Back in January, I blogged about some emerging trends in networking. One of the ideas I wrote about was zero-trust network architecture. Zero-trust has been in the news again recently with Google’s announcement that it’s rebuilding its internal corporate infrastructure around a zero-trust model.

Google’s initiative is called BeyondCorp. and it’s explained more fully in this white paper if you’re interested in the details. You’ll notice the document is dated December 2014, so I’m not claiming any credit for influencing them. But I’m glad the idea is gaining some momentum.

Zero-trust is not about killing firewalls

To be clear, contrary to some of what you’ll read in the popular press around Google’s architectural direction, nobody in their right mind is eliminating firewalls. That’s silly. Firewalls are a critical first line of defense in your network security architecture.

Instead, the zero-trust idea simply says you can’t consider the network regions separated by firewalls to be trust zones. The zero-trust model assumes untrusted and even hostile entities can reside in any zone.

Zero-trust encrypts everything

Zero-trust requires implementing additional controls over your data and applications. To start, everything sensitive should be encrypted. Even on the inside of your corporate network, your web-based applications should be running over encrypted HTTPS sessions.

Zero-trust requires implementing additional controls over your data and applications.

And all of your sensitive data should be encrypted at rest as well. Here’s where things get tricky because encrypting a database at the cell level or even the table level tends to cause performance problems. But encrypting at the level of the entire database is only useful if your perceived threat is somebody stealing a disk. However, encrypting normal files is straightforward.

Zero-trust applies granular authentication

The other important control in zero-trust architecture is granular authentication. Traditionally, network security has assumed that once a user is logged into his workstation, everything run from his workstation is associated with him.

This assumption is why malware that encrypts file shares is so effective—the malware isn’t being run by the user, but it runs with his credentials and consequently has all of the same access rights.

The zero-trust approach authenticates the applications separately from the users running them. So if an authenticated user on an authenticated workstation attempts to use an unknown application to access a piece of sensitive data, the request should be rejected.

But zero-trust isn’t bulletproof

One of my clients recently implemented a simple zero-trust model. The client was more concerned about data leakage than about malware corrupting the data, so their solution was to use an application called Vormetric to encrypt everything. A central server brokers decryption requests based on a combination of a user’s personal authentication, the system she’s accessing data from, and the application making the request.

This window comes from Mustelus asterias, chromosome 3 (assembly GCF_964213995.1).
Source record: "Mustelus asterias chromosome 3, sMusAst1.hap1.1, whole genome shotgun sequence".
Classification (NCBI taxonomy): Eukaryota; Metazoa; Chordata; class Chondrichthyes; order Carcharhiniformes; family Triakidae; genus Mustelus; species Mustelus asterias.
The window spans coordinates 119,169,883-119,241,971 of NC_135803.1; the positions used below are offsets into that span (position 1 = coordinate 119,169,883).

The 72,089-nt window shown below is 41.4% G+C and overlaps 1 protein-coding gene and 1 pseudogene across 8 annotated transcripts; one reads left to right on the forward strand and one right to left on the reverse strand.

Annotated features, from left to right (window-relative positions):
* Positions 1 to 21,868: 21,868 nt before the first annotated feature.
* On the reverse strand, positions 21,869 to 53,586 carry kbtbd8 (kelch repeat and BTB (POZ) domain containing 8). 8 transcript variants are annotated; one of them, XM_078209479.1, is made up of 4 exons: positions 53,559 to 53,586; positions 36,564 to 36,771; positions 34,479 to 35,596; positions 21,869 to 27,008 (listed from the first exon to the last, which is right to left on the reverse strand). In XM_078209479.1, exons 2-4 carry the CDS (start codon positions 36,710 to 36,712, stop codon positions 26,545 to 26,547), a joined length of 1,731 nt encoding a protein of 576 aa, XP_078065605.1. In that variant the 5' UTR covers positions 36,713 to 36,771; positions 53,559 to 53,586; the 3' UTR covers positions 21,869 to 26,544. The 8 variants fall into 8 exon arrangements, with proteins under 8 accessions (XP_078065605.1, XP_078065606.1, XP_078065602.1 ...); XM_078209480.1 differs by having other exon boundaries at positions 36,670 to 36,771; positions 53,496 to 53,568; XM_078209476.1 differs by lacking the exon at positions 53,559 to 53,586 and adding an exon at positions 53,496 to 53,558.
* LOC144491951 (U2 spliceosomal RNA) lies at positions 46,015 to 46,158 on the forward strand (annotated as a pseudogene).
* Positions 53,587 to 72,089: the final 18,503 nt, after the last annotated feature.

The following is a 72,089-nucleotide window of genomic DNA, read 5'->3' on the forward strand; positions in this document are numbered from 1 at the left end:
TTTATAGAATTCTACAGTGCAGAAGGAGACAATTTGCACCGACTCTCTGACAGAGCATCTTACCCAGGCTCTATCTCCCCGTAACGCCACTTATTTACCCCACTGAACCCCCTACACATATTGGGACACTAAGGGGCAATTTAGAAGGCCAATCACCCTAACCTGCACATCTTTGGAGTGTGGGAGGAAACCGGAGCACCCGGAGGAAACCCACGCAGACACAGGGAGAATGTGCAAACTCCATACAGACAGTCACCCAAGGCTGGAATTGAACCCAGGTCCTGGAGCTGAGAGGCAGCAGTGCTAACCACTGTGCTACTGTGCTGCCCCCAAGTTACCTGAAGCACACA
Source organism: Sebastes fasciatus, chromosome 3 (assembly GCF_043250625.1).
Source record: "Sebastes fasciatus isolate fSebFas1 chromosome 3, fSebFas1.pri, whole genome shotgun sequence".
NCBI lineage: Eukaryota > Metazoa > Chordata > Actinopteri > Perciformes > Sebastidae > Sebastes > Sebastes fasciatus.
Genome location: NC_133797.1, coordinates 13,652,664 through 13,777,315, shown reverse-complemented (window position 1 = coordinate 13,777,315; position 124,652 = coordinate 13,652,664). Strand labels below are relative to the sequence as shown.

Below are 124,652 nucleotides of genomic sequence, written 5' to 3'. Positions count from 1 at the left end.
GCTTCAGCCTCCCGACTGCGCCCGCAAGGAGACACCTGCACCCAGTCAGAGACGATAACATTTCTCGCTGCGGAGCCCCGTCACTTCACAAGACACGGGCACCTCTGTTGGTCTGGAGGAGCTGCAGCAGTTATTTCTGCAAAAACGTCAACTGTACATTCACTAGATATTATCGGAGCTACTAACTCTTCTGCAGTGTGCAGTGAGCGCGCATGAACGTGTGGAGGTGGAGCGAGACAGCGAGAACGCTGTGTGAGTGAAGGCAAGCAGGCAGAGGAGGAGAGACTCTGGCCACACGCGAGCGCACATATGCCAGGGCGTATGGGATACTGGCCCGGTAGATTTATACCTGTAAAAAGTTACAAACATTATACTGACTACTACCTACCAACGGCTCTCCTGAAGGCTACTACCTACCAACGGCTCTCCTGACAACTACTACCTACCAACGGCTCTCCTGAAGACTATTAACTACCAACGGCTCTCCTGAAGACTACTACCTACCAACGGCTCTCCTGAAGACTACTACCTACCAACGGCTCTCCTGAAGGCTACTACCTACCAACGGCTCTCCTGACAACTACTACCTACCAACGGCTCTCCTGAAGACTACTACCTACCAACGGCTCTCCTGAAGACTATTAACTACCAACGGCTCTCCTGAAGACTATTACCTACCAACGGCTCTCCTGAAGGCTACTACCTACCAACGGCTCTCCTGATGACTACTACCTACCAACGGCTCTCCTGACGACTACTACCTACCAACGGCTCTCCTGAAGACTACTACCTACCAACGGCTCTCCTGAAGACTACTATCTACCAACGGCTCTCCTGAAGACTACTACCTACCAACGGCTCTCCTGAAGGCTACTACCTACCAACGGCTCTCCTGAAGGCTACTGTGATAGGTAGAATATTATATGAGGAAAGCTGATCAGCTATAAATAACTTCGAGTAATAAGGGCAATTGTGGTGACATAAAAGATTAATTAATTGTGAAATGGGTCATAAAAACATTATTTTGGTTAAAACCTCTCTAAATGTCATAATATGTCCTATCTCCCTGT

This solution isn’t a full zero-trust architecture because it doesn’t have any way of ensuring that a legitimate application being run under an authenticated user’s identity is actually authorized by the user. Some of those legitimate applications are extremely broad, such as file sharing.

Further, there are risks that can’t be mitigated with encryption. For example, even if I can’t decrypt the data, I might still be able to delete or corrupt it so that it can’t be decrypted by a properly authorized user either.

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Even a full zero-trust architecture can’t mitigate against a lot of risks. If an attacker can get a piece of malware onto a workstation that will allow them to passively read the screen, they can still steal information. And no trust model will ever be able to guard against denial of service attacks, particularly if they’re launched from inside a network.

Where network security is headed

As the Google announcement shows, the zero-trust model is gaining traction in the industry. Of course, Google has resources the rest of us can only dream of. When the company encounters gaps in current technology, it can invent solutions. But with any luck, Google’s move will translate into more useful security products down the road for the rest of us.

For example, I don’t see an easy or cost-effective way for a small or mid-sized business to implement an effective zero-trust network today. Even in the long term, zero-trust infrastructure will probably be easiest to operate in stable enterprise networks where relatively few applications are used and the allowed interactions are easily modelled.

Some types of organizations, such as software development firms, have applications and data flows that change rapidly. They’ll probably only be able to implement a sort of hybrid model in which the zero-trust zones are carefully firewalled away from the more volatile environments. (I mention this to underscore that the zero-trust architecture doesn’t replace firewalls.)

But overall, zero-trust represents a good next step in secure enterprise network architecture.

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